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Article

August 2015

Changes in federal and state unemployment insurance legislation in 2014

New federal legislation makes all unemployment compensation taxable income, allows some professional employer organizations to take a Federal Unemployment Tax Act credit and precludes other such organizations from doing so, and gives the states funds for certain job search and placement services rendered to unemployment insurance claimants. State enactments focus on the widespread establishment and regulation of work-sharing programs and implement changes in a number of areas, including nonmonetary eligibility for, administration of, and financing of unemployment compensation.

Two federal laws enacted in 2014 affected the federal–state Unemployment Compensation Program. Together, the two laws provide that all of a person’s unemployment compensation is to be included in gross income; certain professional employer organizations are subject to Federal Unemployment Tax Act (FUTA) taxes, and only employers may claim a FUTA tax credit with respect to an employee; and funds are allocated to states in order to provide certain services to unemployment insurance claimants.

The Tax Increase Prevention Act (Pub. L.113-295) (1) eliminates the Internal Revenue Code special rule for 2009 that excluded from gross income the first $2,400 of unemployment compensation received; (2) provides that a certified professional employer organization (PEO) shall be considered a successor employer and shall be liable for FUTA taxes for services performed on or after January 1, 2016; (3) requires that the customer of the PEO, which is an employer, be treated as a predecessor employer; and (4) amends FUTA to permit a certified PEO that collects contributions from an employer for a worksite employee and remits them to the employee to take the FUTA credit.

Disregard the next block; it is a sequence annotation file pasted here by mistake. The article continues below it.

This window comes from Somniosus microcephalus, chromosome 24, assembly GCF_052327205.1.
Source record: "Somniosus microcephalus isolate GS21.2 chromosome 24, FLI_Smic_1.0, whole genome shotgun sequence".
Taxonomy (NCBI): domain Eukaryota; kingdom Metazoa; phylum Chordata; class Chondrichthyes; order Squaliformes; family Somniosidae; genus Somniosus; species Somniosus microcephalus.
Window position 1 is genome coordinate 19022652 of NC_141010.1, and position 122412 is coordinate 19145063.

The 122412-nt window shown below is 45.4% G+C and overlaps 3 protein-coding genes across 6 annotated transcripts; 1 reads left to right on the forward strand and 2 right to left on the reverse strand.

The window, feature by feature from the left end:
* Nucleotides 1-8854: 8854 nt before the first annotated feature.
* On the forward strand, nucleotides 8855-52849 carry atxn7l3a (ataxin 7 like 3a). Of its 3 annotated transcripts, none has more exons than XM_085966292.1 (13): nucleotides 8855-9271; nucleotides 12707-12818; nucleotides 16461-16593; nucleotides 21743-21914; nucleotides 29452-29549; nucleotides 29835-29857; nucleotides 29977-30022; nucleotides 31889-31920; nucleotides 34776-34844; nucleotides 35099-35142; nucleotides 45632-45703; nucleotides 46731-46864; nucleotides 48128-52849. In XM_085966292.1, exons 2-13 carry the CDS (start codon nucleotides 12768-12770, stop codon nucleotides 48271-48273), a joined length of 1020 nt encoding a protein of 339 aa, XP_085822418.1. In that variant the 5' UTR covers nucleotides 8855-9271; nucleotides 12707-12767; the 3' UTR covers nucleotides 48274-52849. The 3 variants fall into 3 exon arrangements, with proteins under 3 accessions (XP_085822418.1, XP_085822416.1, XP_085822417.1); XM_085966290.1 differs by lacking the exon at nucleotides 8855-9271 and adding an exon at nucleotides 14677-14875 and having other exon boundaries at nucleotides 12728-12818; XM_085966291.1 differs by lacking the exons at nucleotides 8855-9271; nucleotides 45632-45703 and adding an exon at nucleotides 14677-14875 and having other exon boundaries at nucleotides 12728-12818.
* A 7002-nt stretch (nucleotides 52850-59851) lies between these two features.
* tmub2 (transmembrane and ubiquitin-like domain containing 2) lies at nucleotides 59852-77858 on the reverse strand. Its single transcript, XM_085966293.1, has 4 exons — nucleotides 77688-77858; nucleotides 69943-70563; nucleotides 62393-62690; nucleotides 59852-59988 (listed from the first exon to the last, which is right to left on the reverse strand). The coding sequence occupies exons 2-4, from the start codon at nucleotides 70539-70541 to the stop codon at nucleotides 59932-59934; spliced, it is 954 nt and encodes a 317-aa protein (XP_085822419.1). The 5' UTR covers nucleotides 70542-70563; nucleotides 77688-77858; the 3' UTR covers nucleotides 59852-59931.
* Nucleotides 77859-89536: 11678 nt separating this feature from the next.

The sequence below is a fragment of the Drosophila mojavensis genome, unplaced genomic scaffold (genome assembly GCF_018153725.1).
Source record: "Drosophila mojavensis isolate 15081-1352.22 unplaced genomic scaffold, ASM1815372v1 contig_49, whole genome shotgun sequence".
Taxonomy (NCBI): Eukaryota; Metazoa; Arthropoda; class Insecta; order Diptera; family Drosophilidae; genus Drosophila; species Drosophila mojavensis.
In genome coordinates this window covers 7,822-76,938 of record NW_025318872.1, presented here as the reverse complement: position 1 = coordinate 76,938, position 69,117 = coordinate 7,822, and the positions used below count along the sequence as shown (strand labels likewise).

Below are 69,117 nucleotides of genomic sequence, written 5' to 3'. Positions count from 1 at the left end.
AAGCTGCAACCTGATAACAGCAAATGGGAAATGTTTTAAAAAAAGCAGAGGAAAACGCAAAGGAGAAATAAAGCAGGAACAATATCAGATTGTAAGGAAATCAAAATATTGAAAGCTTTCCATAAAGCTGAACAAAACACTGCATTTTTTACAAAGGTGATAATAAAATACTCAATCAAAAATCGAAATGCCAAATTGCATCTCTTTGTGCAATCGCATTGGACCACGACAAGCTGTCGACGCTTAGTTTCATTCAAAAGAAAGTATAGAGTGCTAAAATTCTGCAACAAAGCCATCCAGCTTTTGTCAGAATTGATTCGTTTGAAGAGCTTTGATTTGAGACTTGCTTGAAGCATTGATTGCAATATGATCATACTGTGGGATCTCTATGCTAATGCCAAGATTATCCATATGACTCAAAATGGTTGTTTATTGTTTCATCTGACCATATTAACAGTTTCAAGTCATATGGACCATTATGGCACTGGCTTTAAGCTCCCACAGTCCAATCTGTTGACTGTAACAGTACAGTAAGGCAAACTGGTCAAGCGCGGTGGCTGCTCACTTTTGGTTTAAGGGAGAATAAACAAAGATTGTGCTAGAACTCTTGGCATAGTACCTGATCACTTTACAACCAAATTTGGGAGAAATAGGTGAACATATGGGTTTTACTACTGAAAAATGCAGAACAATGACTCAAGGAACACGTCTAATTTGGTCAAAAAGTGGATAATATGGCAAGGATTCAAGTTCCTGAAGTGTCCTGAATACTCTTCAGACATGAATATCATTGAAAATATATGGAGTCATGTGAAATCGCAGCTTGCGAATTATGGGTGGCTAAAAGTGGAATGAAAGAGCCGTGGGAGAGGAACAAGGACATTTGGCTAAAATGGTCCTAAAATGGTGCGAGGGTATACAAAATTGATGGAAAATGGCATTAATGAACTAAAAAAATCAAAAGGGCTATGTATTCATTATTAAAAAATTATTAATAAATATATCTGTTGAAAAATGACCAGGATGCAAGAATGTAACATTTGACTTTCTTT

The Workforce Innovation and Opportunity Act (Pub. L. 113-128) amends Section 7 of the Wagner–Peyser Act of 1933 by allocating funds to the states to use for certain job search and placement services for unemployment insurance claimants. Among the services funded are counseling, testing, and furnishing occupational and labor market information, assessment, and referral to employers; making eligibility assessments; and providing unemployment insurance claimants with referrals to, and assistance with their applications for, training and education resources and programs. The latter resources and programs include federal Pell Grants; educational assistance, student assistance, state student higher education assistance; and training and education programs provided under titles I and II of the Workforce Innovation and Opportunity Act and title I of the Rehabilitation Act.